Boston's lesser-known galleries have much to offer avid art fans
Alternative galleries prize content and intimacy over fame
Published: Wednesday, October 19, 2011
Updated: Friday, October 21, 2011 09:10
This inclusive approach allows the gallery to develop an aesthetic with a great deal of range. Still, there are certain continuities between Soprafina's choices.
When asked why he was drawn to Navarro's work specifically, Roselli cited the artist's use of color, the bold, graphic nature of Navarro's paintings and the balance point of her interest in the human emotional range.
Soprafina's light-hearted yet visually interesting works make for good viewing. View "Soliliquies" at the 450 Harrison Street gallery in Downtown Boston until Oct. 29.
Photography fans rejoice! Gallery Kayafas, also part of the SoWa group, focuses on contemporary photography. The gallery also shows complementary sculpture and works on paper from both emerging and established artists.
The current exhibit, entitled "Dystopian Dreaming," features the work of Boston locals Debra Weisberg and Judy Haberl. Weisberg and Haberl's photographs push the boundaries of image and its construction, relying on layered techniques that complicate the image-making process. It is left to the viewer to interpret the multi-layered works.
Weisberg's pieces explore the physicality of drawing, replacing line and graphite with a variety of objects. The medium-bending result is an explosion of energy rather than the depiction of concrete form.
Haberl's photography uses groups of organic objects, veiling them behind what appear to be foggy panes of glass. The gathering of disparate items, which substitute the foggy outlines of plants for drawings' lines, encourages the reader to construct an image through the haze.
Director Arlette Kayafas has been collecting photography with her husband — a photographer by trade — for many years and decided to make the jump into a gallery nine years ago. Kayafas said she enjoys working with a range of artists at different points in their careers and said that she often gives artists their first shows in Boston.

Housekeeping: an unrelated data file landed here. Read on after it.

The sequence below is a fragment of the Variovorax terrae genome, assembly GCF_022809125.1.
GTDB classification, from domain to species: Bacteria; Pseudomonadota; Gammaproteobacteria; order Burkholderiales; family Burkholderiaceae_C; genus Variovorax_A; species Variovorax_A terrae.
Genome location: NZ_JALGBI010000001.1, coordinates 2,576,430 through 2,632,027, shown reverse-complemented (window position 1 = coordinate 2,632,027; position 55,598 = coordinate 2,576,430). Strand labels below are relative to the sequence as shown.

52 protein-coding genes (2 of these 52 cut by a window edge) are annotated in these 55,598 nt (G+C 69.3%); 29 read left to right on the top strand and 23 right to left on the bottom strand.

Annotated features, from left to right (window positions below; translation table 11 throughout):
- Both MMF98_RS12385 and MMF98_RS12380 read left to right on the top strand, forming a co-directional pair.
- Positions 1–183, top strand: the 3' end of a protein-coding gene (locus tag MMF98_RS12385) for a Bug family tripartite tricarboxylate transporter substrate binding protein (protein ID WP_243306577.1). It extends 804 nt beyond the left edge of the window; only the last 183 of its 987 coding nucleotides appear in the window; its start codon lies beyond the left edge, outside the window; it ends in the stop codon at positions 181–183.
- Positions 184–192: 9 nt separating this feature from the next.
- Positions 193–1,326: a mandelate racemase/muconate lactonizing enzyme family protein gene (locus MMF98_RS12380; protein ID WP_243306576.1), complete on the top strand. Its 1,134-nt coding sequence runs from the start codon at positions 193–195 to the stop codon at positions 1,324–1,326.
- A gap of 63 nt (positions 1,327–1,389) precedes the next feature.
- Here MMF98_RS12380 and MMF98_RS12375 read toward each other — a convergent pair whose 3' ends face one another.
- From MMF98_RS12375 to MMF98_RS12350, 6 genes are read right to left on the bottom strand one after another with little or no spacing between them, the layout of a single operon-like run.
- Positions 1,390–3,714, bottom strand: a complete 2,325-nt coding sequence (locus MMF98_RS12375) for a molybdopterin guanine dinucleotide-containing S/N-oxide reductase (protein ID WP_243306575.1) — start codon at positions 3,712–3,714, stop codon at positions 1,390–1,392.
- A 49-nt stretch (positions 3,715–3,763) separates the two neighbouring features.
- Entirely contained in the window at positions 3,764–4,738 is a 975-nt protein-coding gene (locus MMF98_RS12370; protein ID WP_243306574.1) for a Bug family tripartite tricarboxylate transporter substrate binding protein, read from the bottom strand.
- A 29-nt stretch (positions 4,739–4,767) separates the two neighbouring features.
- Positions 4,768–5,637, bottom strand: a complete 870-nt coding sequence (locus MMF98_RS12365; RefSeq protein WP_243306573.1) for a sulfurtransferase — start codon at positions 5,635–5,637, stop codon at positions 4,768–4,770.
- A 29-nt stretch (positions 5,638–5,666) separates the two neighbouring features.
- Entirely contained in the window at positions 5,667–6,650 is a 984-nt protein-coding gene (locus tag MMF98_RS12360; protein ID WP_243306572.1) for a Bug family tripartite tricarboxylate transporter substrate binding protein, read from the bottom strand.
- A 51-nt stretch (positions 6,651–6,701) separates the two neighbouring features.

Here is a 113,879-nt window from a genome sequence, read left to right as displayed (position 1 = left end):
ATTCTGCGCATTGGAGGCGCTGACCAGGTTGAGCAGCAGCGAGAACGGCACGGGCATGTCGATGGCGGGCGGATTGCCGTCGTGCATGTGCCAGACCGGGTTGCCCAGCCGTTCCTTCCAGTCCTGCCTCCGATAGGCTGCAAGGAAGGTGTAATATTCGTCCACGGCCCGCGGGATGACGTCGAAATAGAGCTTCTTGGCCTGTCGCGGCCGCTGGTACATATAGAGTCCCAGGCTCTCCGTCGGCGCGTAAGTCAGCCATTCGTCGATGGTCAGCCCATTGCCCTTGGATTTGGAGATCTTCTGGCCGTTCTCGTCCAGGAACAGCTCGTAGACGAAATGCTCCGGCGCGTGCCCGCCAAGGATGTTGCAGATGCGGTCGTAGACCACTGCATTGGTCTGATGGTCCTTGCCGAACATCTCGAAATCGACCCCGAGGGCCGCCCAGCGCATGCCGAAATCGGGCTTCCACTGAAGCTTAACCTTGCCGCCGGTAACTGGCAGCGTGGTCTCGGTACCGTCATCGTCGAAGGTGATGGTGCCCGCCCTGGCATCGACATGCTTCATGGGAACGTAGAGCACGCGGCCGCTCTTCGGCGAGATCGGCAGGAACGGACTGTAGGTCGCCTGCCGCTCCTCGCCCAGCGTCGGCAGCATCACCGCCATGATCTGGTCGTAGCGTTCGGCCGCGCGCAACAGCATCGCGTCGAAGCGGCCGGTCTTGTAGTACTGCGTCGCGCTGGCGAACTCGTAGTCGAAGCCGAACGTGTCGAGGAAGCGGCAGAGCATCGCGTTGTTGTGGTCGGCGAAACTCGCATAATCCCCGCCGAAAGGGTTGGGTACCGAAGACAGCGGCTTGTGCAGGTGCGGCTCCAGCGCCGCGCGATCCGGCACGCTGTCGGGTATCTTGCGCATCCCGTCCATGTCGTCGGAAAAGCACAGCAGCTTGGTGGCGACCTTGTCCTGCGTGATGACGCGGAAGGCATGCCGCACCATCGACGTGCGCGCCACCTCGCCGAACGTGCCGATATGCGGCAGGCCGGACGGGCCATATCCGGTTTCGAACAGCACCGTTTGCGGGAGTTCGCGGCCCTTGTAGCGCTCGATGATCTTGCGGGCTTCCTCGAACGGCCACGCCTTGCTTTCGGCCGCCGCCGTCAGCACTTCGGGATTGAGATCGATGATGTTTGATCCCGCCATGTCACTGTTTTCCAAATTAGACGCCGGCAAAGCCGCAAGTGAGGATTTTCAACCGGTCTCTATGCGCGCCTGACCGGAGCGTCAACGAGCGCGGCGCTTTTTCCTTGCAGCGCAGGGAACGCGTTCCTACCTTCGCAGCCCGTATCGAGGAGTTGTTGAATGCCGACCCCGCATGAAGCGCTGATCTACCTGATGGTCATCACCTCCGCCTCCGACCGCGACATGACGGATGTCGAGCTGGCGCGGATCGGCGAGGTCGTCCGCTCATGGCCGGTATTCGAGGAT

The balance of new and established artists gives the exhibits a range of fields, with works ranging from more experimental to more mature. As a result, the feel at Gallery Kayafas is markedly different than the one on Newbury Street, and you can expect to find more artists who are skirting the edges of both medium and institution. See "Dystopia Dreaming," through Nov. 26 at Gallery Kayafas' at 450 Harrison Street.
Undoubtedly one of the edgier of the SoWa galleries, samsøn shows works that question the arts and social establishments. It features artists who take as their canvas our world's many assumptions and biases.
The gallery's current exhibit, "More is More," features the work of Mark Cooper. His is an ambitious, site-specific installation that fills the whole gallery space. Cooper's work does the exhibit title proud; it is a literal expression of excess in the form of thousands of objects that occupy the gallery's rooms. "More is More" also truly exemplifies a multimedia technique.
The works manifest Cooper's interest in cultural diversity and visual language, forcing us to rethink how we respond to artwork, while also addressing how we may need to expand that response in light of the hodgepodge that is our own global landscape.
The gallery's devotion to turning a challenging lens on modern society prompts it to feature a huge range of emerging and — perhaps willfully — unrecognized artists. As it is more of an artistic think-tank than a gallery, walk into samsøn expecting to have to turn a few wheels in your rusty, homework-sodden brain.
That being said, it's worth it. The gallery's desire to bring up issues rather than solutions is a refreshing alternative to the endless parade of exhibits with a morale to offer and also raises questions about the types of issues we can't — or shouldn't — solve. Check out Mark Cooper's works at the 450 Harrison Street through Dec. 10.
The quality of Boston's artsy chops is on display not just in its larger museums, but also sprinkled throughout the city in its smaller galleries. Newbury's refined and established spaces provide the opportunity to see established artists — and even some familiar masters — in an intimate setting. With a shade fewer tourists and a marked absence of screaming children being dragged along for an education, the long-established Newbury crew has much to offer arts enthusiasts.
The SoWa gallery group at 450 to 460 Harrison Street offers a markedly different feel both because of the experimentalism of its shows and its warm group mentality. This feeling of camaraderie highlights not just the offerings of a single gallery, but also the dynamic of an artistic community that is changing and growing as a group.
Still craving more? See Artmapboston.com for a complete listing of Boston's galleries' websites and locations.